emotions

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How can we use our emotions positively on our spiritual path?

If your relationship is to, say, Christ, you could take a picture of Jesus and then think about the qualities of his life, and the qualities of his compassion, and the qualities of his beauty of being, and the qualities of his reminding people about God. You could look at that being, and it would generate in you, if you allow it, some emotional responses. These emotional responses are called relational. They are warm, human responses of love, of caring, of tenderness.

Then, if you stay with that picture of Jesus and keep being with Jesus, you will go beyond those into a deeper way of being with him, of just being with him in the presence sense. And that presence includes more and more of all of what is, all emotions all at once. But you go through the emotional doorway. You use your emotional heart as a vehicle for getting into that deeper way of being with God. That’s one way.

The other kinds of emotions that are generated, emotions like anger, sadness, the whole range of them – what one cultivates is a spaciousness or an awareness that allows you to acknowledge the feelings. It comes back to the word “appreciating” again. Acknowledge the feelings and allow them, and see them as part of the human condition. They’re all generated – they’re subtle thought forms, emotions are really subtle thought forms – and they all arise in response to something. They’re reactions that come. If someone does something, you have a certain emotional response, and you have a certain reactive domain that you get – you’re cultivating a quietness in yourself that just watches these things coming and going and arising and passing away.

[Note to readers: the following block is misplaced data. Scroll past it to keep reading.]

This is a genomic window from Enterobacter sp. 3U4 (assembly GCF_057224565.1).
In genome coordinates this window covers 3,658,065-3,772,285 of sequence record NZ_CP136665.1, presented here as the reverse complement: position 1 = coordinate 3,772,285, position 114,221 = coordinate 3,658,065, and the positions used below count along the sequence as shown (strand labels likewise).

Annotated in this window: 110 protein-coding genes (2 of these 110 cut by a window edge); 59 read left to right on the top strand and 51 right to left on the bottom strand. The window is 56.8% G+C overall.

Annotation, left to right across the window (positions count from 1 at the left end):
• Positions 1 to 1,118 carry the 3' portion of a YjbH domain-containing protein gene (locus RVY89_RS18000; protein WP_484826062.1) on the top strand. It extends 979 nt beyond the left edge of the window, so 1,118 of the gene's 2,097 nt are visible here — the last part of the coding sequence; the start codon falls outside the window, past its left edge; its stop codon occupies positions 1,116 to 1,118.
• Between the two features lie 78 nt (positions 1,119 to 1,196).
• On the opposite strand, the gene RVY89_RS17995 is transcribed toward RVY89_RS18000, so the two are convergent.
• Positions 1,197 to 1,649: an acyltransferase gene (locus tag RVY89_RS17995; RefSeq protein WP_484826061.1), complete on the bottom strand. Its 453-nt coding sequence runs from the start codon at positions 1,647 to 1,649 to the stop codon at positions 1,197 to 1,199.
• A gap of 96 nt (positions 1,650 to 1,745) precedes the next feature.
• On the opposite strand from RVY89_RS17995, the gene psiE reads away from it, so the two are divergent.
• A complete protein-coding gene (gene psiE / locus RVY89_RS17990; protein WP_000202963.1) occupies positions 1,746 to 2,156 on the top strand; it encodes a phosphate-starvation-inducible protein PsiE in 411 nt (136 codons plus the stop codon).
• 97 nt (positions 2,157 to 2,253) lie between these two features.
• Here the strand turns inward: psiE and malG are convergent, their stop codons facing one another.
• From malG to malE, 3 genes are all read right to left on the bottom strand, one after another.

You learn not to act out your emotions, but just to appreciate and allow them. That’s part of the way in which you use them spiritually. Spiritually, you don’t act out your emotions, you just acknowledge them. You don’t deny them though. You don’t push them down. You acknowledge that, “I’m angry,” but you don’t have to say, “Hey, I’m angry!” You acknowledge it; you don’t deny it. That’s the key.

So, the way you would use emotions is, in devotional practices, aiming them towards God. For the other kinds of emotional realms, you witness them and you sit with them, and you watch them change and come and go, and don’t deny them, and allow them; because that’s part of your human condition. When we talk about service, you will see how we deal with suffering, and you’ll see that it awakens intense emotions, and your heart is breaking, and you have to let your heart break. But you’ve cultivated another plane of reality, which is one that notices and allows it. A quality of equanimity that lies with it.

Emotions work best when you also have another plane that is not emotional, going simultaneously with it. Because getting lost in your emotional reactivity only digs your karma hole deeper. But allowing your humanity, that’s really a big part of it. Allowing your humanity.

 

-Ram Dass

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